31 July 2012

Film review: A Good year (2006), by Ridely Scott, ***


Director Ridley Scott and Russell Crowe--who first worked together on the Academy Award-winning Gladiator--are reunited in this romantic film, which is based on Peter Mayle's book A Year in Provence.

Crowe plays Max, a workaholic London bonds trader who doesn't know the meaning of vacation. When his uncle dies, leaving him a picturesque estate in the south of France, Max views it as an opportunity to cash in the vinery and pocket the profits. The film is reminiscent of Diane Lane's Under the Tuscan Sun in the way the scenery plays as much of a role in the film as its characters. The lush village and streaming sunlight portray Provence as an idyllic, magical place. Even Max falls under its spell. While not a particularly likeable character, especially in the early part of the film, Max also isn't a bad guy. Nothing that happens comes as much of a surprise. Still, while the film doesn't fully utilise Crowe's range of skills, the actor is charming in his role and A Good Year provides fine viewing. --Jae-Ha Kim for Amazon


A feel good movie to take you to Provence for a couple of hours. Crowe is not at his best, whereas Marion Cotillard is the real star.

The moral of the story is one I share: work to live, don't live to work. The setting (ruthless London city trader sees the light and a pretty woman and turns good) is a bit trite. But then again the point the movie is trying to make is a simple one. But a strong one.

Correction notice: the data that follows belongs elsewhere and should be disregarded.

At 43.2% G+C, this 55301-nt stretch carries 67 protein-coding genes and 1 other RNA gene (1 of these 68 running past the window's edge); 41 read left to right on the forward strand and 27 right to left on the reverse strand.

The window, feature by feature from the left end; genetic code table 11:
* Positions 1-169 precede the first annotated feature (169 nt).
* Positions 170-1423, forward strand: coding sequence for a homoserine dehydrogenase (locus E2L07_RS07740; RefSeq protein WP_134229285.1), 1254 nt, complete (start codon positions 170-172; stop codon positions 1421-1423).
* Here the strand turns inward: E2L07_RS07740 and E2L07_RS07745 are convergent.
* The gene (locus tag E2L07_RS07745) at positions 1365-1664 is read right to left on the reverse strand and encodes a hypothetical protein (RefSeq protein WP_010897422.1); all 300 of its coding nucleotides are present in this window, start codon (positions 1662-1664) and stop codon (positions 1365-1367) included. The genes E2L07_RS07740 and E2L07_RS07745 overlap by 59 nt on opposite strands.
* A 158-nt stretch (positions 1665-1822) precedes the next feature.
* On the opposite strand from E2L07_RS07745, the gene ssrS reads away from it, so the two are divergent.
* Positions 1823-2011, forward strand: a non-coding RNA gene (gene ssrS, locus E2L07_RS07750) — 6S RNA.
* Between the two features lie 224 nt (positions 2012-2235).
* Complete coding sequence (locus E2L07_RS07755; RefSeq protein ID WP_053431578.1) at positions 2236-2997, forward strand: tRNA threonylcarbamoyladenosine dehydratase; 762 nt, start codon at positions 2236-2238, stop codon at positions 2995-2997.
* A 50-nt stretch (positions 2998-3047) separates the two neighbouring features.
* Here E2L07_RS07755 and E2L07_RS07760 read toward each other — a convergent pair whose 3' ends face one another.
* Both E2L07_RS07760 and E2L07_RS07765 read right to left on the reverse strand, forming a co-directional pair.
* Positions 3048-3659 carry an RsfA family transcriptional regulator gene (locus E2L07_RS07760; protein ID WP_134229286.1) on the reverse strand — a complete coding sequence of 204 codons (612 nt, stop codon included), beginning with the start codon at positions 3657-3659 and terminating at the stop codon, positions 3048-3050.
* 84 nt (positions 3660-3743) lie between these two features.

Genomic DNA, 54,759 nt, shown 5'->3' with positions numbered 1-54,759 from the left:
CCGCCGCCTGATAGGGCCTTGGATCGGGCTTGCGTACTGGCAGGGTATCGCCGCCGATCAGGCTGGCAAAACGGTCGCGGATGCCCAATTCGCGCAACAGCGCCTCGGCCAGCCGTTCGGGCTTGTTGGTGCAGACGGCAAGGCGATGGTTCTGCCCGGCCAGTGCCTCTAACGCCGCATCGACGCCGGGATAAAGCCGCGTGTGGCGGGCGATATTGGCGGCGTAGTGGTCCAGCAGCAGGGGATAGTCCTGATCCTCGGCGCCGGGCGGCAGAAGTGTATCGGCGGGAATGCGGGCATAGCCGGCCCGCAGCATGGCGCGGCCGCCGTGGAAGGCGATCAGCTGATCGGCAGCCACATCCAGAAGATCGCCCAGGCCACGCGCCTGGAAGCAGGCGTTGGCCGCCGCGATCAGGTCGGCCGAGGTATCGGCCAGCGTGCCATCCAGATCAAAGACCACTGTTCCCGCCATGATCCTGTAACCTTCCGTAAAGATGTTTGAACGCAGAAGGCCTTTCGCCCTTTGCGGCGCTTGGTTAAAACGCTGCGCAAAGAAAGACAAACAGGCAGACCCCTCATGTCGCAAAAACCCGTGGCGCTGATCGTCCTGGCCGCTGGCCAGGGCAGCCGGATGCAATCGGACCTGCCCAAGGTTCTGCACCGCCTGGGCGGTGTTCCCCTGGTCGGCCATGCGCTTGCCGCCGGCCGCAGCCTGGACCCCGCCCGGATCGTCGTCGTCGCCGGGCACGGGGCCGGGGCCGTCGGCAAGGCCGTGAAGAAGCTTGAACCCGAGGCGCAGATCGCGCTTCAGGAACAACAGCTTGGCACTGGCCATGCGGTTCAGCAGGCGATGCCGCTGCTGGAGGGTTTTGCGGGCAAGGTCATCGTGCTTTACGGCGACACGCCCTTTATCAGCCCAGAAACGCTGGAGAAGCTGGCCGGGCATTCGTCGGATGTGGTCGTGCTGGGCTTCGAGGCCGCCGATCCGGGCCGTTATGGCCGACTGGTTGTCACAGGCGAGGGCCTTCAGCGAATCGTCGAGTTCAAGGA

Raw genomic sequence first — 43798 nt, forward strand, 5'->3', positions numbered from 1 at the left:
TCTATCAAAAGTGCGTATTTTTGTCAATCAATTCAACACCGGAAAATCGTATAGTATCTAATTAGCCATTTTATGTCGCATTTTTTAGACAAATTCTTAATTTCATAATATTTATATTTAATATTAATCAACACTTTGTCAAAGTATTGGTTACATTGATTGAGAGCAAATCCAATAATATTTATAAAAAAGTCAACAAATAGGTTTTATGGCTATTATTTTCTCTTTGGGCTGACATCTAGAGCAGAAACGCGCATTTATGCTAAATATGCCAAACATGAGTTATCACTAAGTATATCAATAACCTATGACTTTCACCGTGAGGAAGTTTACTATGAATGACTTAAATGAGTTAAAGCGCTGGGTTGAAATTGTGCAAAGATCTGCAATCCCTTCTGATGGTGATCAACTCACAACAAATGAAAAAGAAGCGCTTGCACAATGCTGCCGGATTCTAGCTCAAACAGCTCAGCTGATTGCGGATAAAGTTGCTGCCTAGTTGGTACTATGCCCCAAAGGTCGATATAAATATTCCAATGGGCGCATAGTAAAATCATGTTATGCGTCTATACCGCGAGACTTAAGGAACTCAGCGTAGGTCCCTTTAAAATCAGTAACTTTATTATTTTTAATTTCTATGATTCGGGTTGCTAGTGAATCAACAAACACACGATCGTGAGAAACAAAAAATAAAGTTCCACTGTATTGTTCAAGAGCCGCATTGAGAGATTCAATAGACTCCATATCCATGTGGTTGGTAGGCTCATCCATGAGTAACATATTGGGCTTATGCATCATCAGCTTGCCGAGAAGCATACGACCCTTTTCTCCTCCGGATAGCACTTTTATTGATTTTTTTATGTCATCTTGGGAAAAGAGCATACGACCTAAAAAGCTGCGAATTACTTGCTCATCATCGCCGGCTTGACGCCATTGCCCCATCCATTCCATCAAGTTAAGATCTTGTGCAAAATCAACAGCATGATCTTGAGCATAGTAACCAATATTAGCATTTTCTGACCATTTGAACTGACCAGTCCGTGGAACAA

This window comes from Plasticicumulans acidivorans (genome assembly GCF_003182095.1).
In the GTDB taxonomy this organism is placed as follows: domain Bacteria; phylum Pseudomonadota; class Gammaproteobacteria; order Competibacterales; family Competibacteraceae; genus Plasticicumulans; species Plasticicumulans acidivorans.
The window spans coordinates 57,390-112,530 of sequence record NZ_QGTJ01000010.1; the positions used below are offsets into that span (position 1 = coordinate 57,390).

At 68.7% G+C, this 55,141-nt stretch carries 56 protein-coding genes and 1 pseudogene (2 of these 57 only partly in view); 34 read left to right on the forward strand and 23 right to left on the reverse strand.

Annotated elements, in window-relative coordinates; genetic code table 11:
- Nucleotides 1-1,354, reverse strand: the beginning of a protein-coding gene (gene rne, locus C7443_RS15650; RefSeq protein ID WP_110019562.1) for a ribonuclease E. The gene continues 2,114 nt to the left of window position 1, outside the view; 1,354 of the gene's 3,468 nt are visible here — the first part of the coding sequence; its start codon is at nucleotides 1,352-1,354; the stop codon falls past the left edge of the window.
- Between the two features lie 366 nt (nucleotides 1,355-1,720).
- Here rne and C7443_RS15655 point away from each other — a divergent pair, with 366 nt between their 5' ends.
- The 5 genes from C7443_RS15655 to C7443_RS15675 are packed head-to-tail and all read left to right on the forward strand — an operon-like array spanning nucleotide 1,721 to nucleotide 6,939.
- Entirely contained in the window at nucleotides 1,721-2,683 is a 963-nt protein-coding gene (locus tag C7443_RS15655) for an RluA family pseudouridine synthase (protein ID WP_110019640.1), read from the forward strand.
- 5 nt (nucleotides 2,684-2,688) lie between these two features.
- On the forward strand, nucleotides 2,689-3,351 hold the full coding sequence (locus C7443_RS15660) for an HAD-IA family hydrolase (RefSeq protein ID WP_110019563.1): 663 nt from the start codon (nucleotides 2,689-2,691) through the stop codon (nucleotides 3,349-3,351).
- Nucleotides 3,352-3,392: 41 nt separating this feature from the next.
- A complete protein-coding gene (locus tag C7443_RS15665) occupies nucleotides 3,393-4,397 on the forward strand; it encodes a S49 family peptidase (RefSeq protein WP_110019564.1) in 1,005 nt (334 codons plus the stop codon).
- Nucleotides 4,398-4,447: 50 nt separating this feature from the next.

But this is also a movie about wine. You learn a bit about French wine making specifically, though American wines enter the fray when Max's cousin comes into the picture. A couple of references are made to the France-California rivalry: I would recommend watching the film "Bottle Shock" together with this one. This movie was made the same year as the rematch of the  Judgement of Paris, again won by California over France.

The ending is predictable, sort of, but with a fun twist...

29 July 2012

Film review: Egypt, Rediscovering a Lost World (2006), BBC, ****


Focusing on three of the most important discoveries from the world of the ancient Egyptians, this series journeys back in time to explore Howard Carter's discovery of the tomb of Tutankhamun, the Great Giovanni Belzoni's finds from the reign of Ramesses II and Jean-François Champollion's deciphering of the hieroglyphs. Join Carter, Belzoni and Champollion as they overcome immense obstacles to unlock the secrets of an as-yet undiscovered world and reveal their seminal finds. Then travel even further back, to the amazing period of Egyptian history unveiled by their astounding work.

Disc 1:
Episode 1 and 2 : Carter and Tutankhamon
Episode 3: Belzoni and Ramses, first part

Disc 2:
Episode 4: Belzoni and Ramses, second part
Episode 5 and 6: Champollion and the hieroglyphs